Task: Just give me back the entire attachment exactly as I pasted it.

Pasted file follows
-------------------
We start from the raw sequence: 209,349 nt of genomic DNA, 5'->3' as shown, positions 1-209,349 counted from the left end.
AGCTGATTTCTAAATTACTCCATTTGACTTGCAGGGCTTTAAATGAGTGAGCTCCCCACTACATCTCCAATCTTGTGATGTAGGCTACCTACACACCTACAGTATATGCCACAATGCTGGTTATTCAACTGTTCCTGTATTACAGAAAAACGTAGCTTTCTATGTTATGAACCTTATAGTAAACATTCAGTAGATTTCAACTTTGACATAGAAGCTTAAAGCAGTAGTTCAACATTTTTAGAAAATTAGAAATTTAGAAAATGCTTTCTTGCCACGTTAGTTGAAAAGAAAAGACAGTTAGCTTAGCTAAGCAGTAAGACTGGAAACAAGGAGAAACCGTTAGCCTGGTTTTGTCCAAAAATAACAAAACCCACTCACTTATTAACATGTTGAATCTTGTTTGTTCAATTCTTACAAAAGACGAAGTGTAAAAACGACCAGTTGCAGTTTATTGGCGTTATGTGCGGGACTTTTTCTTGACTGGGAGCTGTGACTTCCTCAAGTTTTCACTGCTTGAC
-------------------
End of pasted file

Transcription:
We start from the raw sequence: 209,349 nt of genomic DNA, 5'->3' as shown, positions 1-209,349 counted from the left end.
AGCTGATTTCTAAATTACTCCATTTGACTTGCAGGGCTTTAAATGAGTGAGCTCCCCACTACATCTCCAATCTTGTGATGTAGGCTACCTACACACCTACAGTATATGCCACAATGCTGGTTATTCAACTGTTCCTGTATTACAGAAAAACGTAGCTTTCTATGTTATGAACCTTATAGTAAACATTCAGTAGATTTCAACTTTGACATAGAAGCTTAAAGCAGTAGTTCAACATTTTTAGAAAATTAGAAATTTAGAAAATGCTTTCTTGCCACGTTAGTTGAAAAGAAAAGACAGTTAGCTTAGCTAAGCAGTAAGACTGGAAACAAGGAGAAACCGTTAGCCTGGTTTTGTCCAAAAATAACAAAACCCACTCACTTATTAACATGTTGAATCTTGTTTGTTCAATTCTTACAAAAGACGAAGTGTAAAAACGACCAGTTGCAGTTTATTGGCGTTATGTGCGGGACTTTTTCTTGACTGGGAGCTGTGACTTCCTCAAGTTTTCACTGCTTGAC